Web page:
Vestiges of a circumpolar Paleolithic cult of the bear have been identified throughout the arctic, from Finland and Northern Russia, across Siberia and Alaska, to Labrador and Hudson Bay: among the Finns and Lapps, Ostyaks and Vogul, Orotchi of the Amur river region, Gilyaks, Goldi, and peoples of Kamchatka; the Nootka, Tlingit, Kwakiutl, and others of the Northwest American Coast; and the Algonquins of the Northeast. And so here is a northern circumpolar hunting continuum in counterpoise to tha broad equatorial planting belt which we traced from Sudan to the Amazon in Part Two. And just as there a certain depth of time was indicated, going back to perhaps c. 7500 B.C., the dawn of the proto-neolithic, so here too there is a depth in time – but how very much greater! For in the high Alps, in the neighborhood of St. Gallen, and again in Germany, some thirty miles northwest of Nurnberg, near Velden, a series of caves containing the ceremonial arranged skulls of a number of cave bears have been discovered, dating from the period (it is almost incredible!) of Neanderthal Man.(Joseph Campbell, Primitive Mythology page 339)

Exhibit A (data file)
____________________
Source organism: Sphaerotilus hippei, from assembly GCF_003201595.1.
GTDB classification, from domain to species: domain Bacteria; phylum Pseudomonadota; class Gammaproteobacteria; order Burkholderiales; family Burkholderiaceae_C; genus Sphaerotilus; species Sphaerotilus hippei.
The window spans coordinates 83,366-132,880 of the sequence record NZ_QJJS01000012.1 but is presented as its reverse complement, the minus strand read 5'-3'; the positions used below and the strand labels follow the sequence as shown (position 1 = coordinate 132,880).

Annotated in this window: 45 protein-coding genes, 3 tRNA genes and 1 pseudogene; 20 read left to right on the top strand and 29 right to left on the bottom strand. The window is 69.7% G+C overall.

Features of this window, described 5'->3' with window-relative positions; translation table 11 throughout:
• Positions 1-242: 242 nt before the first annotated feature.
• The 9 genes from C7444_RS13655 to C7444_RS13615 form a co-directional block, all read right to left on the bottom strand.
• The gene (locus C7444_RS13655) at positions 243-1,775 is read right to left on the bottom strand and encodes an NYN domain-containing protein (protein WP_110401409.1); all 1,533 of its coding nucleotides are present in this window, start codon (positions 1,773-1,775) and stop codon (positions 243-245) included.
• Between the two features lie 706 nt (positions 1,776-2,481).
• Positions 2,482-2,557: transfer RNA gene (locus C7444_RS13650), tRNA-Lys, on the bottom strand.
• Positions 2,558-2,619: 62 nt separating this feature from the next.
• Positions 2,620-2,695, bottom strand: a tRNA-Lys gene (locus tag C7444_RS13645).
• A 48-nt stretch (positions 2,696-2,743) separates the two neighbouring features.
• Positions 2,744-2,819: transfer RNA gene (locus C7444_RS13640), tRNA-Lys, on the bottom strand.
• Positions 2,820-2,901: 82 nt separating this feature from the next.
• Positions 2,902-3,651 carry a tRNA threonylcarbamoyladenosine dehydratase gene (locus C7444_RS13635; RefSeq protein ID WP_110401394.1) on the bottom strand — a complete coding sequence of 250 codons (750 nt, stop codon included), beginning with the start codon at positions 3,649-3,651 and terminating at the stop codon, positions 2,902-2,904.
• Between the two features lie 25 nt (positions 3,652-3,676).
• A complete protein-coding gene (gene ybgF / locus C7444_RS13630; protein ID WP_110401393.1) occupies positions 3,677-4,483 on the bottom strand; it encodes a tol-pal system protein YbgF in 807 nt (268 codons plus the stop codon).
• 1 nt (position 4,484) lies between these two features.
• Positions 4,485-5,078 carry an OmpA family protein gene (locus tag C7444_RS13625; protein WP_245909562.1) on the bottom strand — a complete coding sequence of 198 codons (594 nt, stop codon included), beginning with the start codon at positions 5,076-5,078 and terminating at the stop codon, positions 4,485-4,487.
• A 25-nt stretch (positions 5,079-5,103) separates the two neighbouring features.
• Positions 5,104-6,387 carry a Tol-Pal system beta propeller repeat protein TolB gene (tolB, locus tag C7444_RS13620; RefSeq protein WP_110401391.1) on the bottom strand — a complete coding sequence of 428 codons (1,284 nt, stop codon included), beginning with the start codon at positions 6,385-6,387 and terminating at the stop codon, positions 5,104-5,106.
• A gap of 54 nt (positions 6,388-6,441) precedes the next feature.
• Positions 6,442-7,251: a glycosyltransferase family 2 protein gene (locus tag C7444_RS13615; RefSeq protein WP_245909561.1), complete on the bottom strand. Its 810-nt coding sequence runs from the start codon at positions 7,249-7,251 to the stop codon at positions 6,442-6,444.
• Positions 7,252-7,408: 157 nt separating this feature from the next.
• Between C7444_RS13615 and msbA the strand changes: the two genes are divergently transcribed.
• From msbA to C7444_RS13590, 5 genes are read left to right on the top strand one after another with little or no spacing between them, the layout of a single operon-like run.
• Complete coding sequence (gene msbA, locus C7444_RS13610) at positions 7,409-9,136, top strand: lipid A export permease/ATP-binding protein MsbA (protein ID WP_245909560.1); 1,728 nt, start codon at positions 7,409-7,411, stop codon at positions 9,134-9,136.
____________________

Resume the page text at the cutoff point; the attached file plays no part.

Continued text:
Page 349: Several other themes also emerges from the evidence reviewed. The orientation east-and-west of the skeleton at La Chepelle-aux-Saints points to a solar reference; as does likewise the position of the handsomely buried rickety 4 year old in the much later grave at Malta. The crouch position of the two adult skeletons at La Ferrassie, as well as of the child at Malta, suggests the fetal position for rebirth; though, on the other hand, they may represent an attempt so to bind the ghost that it should not return to terrify those left behind. For the burial rites of the Ainus, as well as those of the more primitive Aranda of Central Australia, illustrate vividly a primitive fear of the dead, which, as we have already said, is in radical contrast to the attitude expressed in the rites of the primitive planters of the Sudan. The North African hunter's ritual of defense against the killed panther's evil eye, and the curious thrusting of the bones through the eyes of the paleolithic bear, suggest, by analogy, that in that remote period, too, fear was felt of the revengeful magic of the slain beast. And finally, we note that as the animals of the hunt changed, so too did the focal figure of the rites. The earliest animal master, apparently was the cave bear, whose counterpart in Africa was the lion, leopard or panther; whereas in what was perhaps a later context we find the mammoth; and then bison.